Bilateral relations thawed after Yoon’s conservative government in March announced a domestically contentious plan to use local corporate funds to compensate the forced labor victims without demanding Japanese contributions. Yoon later that month traveled to Tokyo to meet with Kishida, and the two agreed to resume leadership-level visits and other talks. Their governments have since taken steps to withdraw their economic retaliatory steps.
Kishida’s trip to Seoul drew intense public attention in South Korea, where many people still harbor resentment over Japan’s colonial occupation.
In a news conference after Sunday’s summit, Kishida avoided a new, direct apology over the colonization but still sympathized with the Korean victims, in an apparent effort to maintain momentum for improving ties.
“Personally, I have strong pain in my heart as I think of the extreme difficulty and sorrow that many people had to suffer under the severe environment in those days,” he said.
Kishida also revealed that he and Yoon would pay respects before a memorial for Korean atomic bomb victims in Hiroshima during the G-7 meetings. He addressed South Korean concerns about food safety following Japan’s 2011 nuclear disaster, saying that Tokyo will allow South Korean experts to visit and inspect a planned release of treated radioactive water from the damaged Fukushima nuclear power plant.
Seoul’s Foreign Ministry said the South Korean inspection team will consist of experts from related government agencies and organizations and that it will soon hold talks with Japanese officials to set up their visit planned for May 23-24.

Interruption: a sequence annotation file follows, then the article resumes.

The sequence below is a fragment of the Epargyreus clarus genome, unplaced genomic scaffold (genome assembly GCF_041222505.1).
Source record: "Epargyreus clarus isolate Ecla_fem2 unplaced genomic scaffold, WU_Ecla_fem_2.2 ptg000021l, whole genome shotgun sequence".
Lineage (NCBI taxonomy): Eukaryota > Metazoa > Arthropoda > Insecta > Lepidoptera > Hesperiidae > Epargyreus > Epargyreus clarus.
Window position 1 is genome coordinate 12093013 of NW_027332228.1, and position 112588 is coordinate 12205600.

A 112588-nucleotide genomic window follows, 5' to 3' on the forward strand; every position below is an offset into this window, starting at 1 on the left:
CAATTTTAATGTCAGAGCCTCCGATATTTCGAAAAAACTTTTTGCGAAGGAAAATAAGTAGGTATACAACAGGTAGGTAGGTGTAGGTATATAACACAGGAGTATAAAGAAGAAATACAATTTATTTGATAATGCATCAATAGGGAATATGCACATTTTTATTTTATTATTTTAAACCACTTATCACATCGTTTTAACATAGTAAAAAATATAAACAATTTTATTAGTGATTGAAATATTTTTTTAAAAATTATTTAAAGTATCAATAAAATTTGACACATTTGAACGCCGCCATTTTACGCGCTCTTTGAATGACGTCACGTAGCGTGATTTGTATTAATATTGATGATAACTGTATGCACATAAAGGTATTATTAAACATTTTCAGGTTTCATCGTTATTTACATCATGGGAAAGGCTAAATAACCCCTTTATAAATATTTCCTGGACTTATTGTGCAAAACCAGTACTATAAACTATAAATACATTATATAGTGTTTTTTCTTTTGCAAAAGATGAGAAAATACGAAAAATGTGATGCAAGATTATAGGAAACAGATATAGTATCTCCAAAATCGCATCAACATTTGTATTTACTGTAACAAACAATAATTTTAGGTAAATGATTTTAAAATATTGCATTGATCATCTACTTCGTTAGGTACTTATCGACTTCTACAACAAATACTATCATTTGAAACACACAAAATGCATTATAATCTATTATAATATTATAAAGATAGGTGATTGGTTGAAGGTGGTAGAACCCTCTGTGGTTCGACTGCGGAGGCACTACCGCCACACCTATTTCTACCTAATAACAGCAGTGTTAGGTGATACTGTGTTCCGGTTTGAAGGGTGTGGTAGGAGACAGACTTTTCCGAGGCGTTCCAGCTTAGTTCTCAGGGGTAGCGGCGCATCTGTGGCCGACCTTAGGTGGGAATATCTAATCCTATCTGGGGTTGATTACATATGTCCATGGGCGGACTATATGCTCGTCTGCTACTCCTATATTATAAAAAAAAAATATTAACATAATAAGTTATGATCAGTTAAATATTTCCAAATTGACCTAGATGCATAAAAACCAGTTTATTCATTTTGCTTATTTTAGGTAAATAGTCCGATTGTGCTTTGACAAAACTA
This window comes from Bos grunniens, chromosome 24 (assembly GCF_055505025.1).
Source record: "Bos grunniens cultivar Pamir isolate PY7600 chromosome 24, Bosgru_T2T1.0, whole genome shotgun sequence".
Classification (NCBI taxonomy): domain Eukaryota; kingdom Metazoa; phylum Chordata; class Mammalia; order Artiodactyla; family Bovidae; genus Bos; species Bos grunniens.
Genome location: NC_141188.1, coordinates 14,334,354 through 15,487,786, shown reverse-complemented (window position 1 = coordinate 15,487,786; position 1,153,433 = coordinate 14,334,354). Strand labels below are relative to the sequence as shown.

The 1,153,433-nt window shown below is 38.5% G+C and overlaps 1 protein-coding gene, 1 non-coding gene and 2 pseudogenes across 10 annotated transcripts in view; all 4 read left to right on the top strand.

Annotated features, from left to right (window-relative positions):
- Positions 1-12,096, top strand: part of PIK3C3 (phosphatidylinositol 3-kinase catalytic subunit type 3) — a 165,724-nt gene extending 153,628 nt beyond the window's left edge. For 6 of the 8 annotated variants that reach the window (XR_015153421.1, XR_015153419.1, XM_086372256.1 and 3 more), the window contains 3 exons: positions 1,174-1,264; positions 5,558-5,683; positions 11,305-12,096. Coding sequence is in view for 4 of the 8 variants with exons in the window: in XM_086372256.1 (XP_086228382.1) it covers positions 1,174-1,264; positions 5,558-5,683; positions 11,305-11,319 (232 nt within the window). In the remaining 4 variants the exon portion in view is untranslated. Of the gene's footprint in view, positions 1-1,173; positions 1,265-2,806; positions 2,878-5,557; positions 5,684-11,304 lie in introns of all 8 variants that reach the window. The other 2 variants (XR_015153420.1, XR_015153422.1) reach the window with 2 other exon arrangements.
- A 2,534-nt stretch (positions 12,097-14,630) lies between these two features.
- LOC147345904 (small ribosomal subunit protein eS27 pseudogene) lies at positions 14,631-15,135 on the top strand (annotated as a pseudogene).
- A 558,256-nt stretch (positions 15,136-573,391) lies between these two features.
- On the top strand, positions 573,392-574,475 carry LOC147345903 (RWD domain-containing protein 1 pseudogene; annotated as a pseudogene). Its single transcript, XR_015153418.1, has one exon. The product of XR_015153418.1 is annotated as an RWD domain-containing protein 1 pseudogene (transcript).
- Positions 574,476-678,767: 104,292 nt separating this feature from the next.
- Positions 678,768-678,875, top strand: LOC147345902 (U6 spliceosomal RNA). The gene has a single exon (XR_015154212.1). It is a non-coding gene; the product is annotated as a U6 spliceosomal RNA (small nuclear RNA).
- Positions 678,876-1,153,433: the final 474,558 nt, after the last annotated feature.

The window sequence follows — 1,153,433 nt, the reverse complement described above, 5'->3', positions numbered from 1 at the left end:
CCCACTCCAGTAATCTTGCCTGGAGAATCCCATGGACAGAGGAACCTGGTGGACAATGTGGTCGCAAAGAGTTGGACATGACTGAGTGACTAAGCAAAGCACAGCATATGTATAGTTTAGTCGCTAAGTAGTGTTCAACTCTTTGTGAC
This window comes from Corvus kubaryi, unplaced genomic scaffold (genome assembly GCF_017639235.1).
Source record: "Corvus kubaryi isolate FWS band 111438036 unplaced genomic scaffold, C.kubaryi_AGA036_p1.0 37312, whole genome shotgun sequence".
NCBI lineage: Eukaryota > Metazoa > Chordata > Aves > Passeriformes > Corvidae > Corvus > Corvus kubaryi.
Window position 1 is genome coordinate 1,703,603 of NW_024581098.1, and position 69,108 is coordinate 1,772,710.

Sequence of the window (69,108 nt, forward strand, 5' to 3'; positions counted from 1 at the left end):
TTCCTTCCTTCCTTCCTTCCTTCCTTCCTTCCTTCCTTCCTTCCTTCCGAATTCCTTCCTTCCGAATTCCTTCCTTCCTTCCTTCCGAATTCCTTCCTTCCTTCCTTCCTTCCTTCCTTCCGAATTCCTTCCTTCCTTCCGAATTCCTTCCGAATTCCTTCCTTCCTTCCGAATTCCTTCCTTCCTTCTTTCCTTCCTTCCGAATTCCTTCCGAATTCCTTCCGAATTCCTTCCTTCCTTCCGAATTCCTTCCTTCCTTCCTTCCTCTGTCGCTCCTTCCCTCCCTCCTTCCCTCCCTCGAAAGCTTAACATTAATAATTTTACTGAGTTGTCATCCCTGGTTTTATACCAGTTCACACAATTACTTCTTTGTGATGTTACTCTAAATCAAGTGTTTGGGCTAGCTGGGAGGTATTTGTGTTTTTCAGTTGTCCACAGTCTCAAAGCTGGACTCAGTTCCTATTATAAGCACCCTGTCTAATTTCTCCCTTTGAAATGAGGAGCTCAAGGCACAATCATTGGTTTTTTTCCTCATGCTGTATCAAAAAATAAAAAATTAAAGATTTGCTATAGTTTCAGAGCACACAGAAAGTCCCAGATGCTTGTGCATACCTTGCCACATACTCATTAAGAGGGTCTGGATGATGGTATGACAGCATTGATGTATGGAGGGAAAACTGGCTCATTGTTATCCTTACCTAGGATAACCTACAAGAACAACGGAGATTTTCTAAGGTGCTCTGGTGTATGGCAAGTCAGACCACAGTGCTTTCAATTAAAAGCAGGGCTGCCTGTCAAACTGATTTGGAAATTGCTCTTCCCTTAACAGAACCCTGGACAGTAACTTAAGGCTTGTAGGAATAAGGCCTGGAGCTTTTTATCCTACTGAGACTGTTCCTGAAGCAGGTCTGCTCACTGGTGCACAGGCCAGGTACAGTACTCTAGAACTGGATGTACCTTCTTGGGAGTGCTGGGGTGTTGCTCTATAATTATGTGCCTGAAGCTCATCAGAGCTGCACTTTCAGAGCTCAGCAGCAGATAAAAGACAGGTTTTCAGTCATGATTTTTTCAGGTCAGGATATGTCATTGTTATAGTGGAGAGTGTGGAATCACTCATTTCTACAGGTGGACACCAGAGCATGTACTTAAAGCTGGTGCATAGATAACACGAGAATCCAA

Yoon had faced criticism at home that he had preemptively made concessions to Tokyo without getting corresponding steps in return, and opposition politicians and some newspapers described the summit as a disappointment.
“We cannot move into the future in the way of selling out on our past,” said Democratic Party leader Lee Jae-myung, who narrowly lost to Yoon in last year’s presidential race. “Normalizing relations between South Korea and Japan is a necessity, and I am in favor of it, but not at the cost of our national interests, national dignity, history and justice.”
The conservative Chosun Ilbo, South Korea’s biggest newspaper by circulation, acknowledged that Kishida’s comments were insufficient to ease South Korean frustrations over history but also said that the summit reflected the countries’ “desperate” need for cooperation.
“South Korea and Japan are in need of greater cooperation in the wake of recent events like Russia’s invasion of Ukraine and China’s maritime assertiveness that threatens its neighbors. The countries’ need to jointly respond to North Korean nuclear and missile threats is greater than ever. Moreover, the countries face similar challenges related to their slowing economies and declining populations,” the newspaper said.
“This is not the time to be stuck in the past.”
AP writers Hyung-jin Kim in Seoul and Mari Yamaguchi in Tokyo contributed to the report.
More AP coverage of the Asia-Pacific region is at https://apnews.com/hub/asia-pacific